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Miss Bala


Year: 2011 
Running Time:
Aspect Ratio: 2.39:1 (Scope) 
Certificate: BBFC 15 Cert – Not suitable for under 15s 
Subtitles: It is expected that this film is fully subtitled. 
Directed by Gerardo Naranjo 
Starring: Stephanie Sigman, Noe Hernandez, Irene Azuela  
An image from Miss Bala

Don’t be fooled by the pageant title – this isn’t the Mexican version Miss Congeniality. Although pageants do feature, so does a whole heap of gun crime, drugs smuggling and general seedy dealings in this gritty thriller about Mexico’s underworld.

Wannabe beauty queen Laura (Sigman) becomes embroiled in dirty dealings after a visit to a grotty nightclub goes wrong. Witness to a mass murder, she’s kidnapped by a group of anonymous terrorists who force her to undertake one gruelling task after another. Violated and beaten throughout, the feisty young model is exposed to the hardships of unspeakable degrees as she’s dragged through the illegal underbelly of Mexico’s police systems as well the disturbing corruption surprisingly rife in pageantry.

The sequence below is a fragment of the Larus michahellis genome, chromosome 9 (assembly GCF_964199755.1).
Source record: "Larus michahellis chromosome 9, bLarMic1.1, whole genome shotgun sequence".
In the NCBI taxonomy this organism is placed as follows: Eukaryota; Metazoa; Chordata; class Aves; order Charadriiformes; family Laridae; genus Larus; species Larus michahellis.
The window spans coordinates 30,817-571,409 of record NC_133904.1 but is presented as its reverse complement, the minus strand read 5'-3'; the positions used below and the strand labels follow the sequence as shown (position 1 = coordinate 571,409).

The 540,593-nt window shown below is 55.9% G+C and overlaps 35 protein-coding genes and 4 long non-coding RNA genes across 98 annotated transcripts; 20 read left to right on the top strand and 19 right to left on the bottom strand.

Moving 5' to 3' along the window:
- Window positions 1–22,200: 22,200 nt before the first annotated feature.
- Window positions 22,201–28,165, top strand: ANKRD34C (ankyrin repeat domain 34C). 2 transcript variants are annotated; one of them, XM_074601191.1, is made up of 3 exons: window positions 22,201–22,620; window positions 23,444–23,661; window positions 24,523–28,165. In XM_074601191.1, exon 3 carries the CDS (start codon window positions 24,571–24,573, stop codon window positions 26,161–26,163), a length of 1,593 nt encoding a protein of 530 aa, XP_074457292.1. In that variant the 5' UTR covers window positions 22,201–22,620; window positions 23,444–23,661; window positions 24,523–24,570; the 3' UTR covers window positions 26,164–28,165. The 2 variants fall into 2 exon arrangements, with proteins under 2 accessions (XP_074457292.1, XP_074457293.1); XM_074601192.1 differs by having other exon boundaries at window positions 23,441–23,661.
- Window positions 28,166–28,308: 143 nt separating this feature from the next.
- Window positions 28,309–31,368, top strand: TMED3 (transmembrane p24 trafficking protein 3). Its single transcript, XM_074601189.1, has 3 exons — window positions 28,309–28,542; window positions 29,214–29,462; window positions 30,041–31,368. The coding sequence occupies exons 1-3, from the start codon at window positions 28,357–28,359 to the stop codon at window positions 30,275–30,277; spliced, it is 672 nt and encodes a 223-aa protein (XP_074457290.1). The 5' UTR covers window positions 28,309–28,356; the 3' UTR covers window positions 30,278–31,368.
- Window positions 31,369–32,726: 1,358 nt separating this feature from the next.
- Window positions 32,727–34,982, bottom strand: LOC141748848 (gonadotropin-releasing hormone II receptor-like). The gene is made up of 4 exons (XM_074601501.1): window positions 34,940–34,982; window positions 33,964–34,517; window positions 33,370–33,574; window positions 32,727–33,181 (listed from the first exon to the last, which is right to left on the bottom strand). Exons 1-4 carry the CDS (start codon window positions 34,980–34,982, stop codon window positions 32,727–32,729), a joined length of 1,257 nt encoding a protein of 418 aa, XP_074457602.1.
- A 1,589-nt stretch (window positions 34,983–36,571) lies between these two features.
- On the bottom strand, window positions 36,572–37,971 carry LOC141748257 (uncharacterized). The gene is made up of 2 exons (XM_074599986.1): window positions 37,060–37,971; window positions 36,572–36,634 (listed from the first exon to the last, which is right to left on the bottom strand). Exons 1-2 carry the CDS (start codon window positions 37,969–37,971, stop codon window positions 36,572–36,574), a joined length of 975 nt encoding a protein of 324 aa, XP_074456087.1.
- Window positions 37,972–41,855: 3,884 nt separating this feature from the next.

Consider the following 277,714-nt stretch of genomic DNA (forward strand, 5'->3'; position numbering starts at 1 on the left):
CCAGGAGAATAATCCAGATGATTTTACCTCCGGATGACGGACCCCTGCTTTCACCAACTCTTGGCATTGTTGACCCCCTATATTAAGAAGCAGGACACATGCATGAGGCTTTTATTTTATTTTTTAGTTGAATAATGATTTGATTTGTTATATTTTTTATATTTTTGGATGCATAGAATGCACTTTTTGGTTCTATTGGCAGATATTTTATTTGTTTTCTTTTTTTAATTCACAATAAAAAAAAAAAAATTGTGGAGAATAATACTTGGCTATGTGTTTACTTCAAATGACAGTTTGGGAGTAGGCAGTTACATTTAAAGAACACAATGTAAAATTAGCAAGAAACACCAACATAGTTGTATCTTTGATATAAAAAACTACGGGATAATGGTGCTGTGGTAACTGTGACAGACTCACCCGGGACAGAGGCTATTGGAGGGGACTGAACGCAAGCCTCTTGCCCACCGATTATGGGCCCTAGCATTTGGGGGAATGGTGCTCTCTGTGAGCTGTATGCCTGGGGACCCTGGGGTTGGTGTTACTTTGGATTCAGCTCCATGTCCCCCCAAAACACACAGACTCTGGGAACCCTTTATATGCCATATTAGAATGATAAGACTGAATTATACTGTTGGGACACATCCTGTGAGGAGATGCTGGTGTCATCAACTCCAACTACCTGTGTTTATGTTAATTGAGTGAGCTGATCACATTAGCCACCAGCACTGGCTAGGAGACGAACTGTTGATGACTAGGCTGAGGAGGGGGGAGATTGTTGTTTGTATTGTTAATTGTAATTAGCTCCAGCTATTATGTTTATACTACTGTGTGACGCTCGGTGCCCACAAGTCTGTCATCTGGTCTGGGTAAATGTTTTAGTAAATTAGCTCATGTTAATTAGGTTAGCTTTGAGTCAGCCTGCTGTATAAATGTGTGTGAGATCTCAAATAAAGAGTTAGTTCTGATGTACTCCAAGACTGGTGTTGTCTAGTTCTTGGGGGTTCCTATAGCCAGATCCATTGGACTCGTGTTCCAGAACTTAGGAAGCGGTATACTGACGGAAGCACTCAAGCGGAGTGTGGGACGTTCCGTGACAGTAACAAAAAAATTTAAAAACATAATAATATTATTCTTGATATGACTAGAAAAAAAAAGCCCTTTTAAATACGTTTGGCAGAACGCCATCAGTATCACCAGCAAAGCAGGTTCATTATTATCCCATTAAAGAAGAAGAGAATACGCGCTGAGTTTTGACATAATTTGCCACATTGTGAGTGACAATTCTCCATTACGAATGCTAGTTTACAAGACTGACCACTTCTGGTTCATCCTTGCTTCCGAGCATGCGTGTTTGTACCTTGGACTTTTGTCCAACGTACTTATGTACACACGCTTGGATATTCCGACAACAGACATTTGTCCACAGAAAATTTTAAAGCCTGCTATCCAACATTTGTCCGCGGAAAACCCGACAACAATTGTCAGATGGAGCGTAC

Raw yet highly stylised, Miss Bala is a unique cross between a Hollywood action showpiece and an independent political thriller. Sigman is both a convincing action heroine and equally believable in the role of little girl lost, the perfect mix of vulnerability and tough-as-nails grit. Her tormentors are another mixed bag of pure nasty and misguided sympathy.

This being said, whilst Miss Bala balances enough of the action with some hefty political issues, it refreshingly takes an objective approach. Leaving us to make up our own minds about how this world works and who operate within it, it would be all too easy for film lean left on issues of drug trades and poverty, but in place of anything sentimental is all the cold hard facts- and they are much more powerful.

A surprising film about contemporary issues, dressed up slightly for thrills, Miss Bala is an intoxicating blend of styles and ideas, making for one pageant contest that isn’t all about blubbering swimsuit models and a trite message about ‘World Peace’.

Luke Woellhaf

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Screenings of this film:

2011/2012 Spring Term (35mm)